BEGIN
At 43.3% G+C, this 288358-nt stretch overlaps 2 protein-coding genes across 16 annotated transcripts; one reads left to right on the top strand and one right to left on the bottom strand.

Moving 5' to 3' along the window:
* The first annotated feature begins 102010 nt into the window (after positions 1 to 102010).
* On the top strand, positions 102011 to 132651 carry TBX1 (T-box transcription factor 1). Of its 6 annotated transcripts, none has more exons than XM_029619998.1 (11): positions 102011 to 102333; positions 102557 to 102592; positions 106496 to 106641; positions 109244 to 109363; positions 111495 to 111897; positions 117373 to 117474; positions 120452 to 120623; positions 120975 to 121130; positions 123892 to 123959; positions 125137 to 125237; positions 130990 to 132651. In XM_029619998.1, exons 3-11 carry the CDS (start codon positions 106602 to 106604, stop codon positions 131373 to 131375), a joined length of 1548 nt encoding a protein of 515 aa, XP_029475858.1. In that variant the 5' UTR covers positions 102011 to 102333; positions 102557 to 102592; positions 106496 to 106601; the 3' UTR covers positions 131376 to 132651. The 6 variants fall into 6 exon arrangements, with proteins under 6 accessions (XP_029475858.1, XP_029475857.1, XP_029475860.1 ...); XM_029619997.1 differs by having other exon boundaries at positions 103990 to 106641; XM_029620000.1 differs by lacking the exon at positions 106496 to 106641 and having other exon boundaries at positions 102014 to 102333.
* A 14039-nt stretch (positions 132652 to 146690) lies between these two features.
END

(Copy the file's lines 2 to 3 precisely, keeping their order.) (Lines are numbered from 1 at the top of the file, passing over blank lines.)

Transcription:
Moving 5' to 3' along the window:
* The first annotated feature begins 102010 nt into the window (after positions 1 to 102010).